“The Spirit is the source of holiness, a spiritual light, and he offers His own light to every mind to help it in its search for truth. By nature the Spirit is beyond the reach of our mind, but we can know Him by His goodness. The power of the Spirit fills the whole universe, but he gives Himself only to those who are worthy, acting in each according to the measure of his faith.
Simple in Himself, the Spirit is manifold in His mighty works. The whole of His being is present to each individual; the whole of His being is present everywhere. Though shared in by many, He remains unchanged; His self giving is no loss to Himself. Like the sunshine, which permeates all the atmosphere, spreading over land and sea, and yet is enjoyed by each person as though it were for him alone, so the Spirit pours forth His grace in full measure, sufficient for all, and yet is present as though exclusively to everyone who can receive Him. To all creatures that share in Him he gives a delight limited only by their own nature, not by His ability to give. …
As clear, transparent substances become very bright when sunlight falls on them and shine with a new radiance, so also souls in whom the Spirit dwells, and who are enlightened by the Spirit, become spiritual themselves and a source of grace for others. From the Spirit comes foreknowledge of the future, understanding of the mysteries of faith, insight into the hidden meaning of Scripture, and other special gifts. Through the Spirit we become citizens of heaven, we enter into eternal happiness, and abide in God. Through the Spirit we acquire a likeness to God; indeed, we attain what is beyond our most sublime aspirations—we become God.”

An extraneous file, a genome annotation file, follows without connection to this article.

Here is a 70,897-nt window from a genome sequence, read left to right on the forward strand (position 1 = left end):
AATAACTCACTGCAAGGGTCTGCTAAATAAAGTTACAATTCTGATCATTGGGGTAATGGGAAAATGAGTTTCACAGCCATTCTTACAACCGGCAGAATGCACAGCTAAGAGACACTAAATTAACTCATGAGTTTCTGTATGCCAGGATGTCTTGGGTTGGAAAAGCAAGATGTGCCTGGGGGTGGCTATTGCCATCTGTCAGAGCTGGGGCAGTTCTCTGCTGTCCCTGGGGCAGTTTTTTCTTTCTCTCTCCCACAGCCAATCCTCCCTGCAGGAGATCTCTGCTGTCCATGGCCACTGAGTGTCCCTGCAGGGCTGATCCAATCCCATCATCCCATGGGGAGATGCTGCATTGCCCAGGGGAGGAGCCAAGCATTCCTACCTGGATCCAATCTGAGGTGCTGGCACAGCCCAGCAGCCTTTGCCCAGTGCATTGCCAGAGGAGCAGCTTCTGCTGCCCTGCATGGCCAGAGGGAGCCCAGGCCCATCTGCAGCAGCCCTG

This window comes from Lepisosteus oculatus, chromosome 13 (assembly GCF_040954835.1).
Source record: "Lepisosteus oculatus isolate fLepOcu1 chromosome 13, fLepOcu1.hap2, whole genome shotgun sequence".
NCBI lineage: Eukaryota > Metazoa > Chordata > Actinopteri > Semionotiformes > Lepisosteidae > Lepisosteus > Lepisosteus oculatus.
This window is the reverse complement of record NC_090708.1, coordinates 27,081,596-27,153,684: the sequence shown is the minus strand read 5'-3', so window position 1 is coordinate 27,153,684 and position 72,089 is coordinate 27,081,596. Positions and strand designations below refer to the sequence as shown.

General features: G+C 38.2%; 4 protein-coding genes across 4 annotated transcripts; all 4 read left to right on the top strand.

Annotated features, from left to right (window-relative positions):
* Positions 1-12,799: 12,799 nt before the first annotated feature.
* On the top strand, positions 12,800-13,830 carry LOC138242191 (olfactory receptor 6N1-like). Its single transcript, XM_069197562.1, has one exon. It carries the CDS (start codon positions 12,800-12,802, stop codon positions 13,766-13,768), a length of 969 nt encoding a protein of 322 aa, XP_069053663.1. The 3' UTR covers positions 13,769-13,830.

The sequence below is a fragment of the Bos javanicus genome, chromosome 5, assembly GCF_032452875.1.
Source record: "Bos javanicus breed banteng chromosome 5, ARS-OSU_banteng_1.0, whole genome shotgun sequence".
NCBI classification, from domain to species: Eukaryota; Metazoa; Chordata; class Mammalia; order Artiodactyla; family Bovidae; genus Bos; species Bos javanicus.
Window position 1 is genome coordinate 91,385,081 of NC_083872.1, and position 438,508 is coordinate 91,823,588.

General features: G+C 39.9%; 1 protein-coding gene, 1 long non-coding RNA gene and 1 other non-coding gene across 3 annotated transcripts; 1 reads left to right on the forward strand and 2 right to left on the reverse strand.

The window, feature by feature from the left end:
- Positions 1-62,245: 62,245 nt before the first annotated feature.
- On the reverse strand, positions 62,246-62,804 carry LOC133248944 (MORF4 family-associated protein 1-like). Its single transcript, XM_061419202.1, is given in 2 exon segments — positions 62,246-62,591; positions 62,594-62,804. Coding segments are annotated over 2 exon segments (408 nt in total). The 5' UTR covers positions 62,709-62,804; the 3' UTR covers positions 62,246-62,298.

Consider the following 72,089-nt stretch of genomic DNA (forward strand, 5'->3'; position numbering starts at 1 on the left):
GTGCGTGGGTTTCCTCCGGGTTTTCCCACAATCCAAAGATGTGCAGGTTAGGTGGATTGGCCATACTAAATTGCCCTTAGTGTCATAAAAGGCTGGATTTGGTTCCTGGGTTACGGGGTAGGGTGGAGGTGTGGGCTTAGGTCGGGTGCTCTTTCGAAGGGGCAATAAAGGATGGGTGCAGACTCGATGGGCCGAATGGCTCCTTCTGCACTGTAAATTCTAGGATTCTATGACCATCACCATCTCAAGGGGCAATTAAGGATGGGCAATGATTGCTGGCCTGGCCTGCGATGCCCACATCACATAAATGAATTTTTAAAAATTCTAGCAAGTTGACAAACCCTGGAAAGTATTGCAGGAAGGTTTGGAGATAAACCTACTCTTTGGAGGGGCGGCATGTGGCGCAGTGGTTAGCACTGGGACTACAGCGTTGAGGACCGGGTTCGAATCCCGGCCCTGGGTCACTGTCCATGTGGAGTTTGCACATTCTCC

— St. Basil the Great (c. 329-379 AD)
Archive for the ‘St. Basil’ Category
By St. Basil the Great (330-379 AD)
You are going to leave your money behind you here whether you wish to or not. On the other band, you will take with you to the Lord the honor that you have won through good works. In the presence of the universal judge, all the people will surround you, acclaim you as a public benefactor, and tell of your generosity and kindness.
Do you not see how people throw away their wealth on theatrical performances, boxing contests, mimes and fights between men and wild beasts, which are sickening to see, and all for the sake of fleeting honor and popular applause? If you are miserly with your money, how can you expect any similar honor? Your reward for the right use of the things of this world will be everlasting glory, a crown of righteousness, and the kingdom of heaven; God will welcome you, the angels will praise you, all men who have existed since the world began will call you blessed. Do you care nothing for these things, and spurn the hopes that lie in the future for the sake of your present enjoyment. Come, distribute your wealth freely, give generously to those who are in need. Earn for yourself the psalmist’s praise: He gave freely to the poor; his righteousness will endure forever.
How grateful you should be to your own benefactor; how you should beam with joy at the honor of having other people come to your door, instead of being obliged to go to theirs! But you are now ill-humoured and unapproachable; you avoid meeting people, in case you might be forced to loosen your purse-strings even a little. You can say only one thing: “I have nothing to give you. I am only a poor man.” A poor man you certainly are, and destitute of all real riches; you are poor in love, generosity, faith in God and hope of eternal happiness.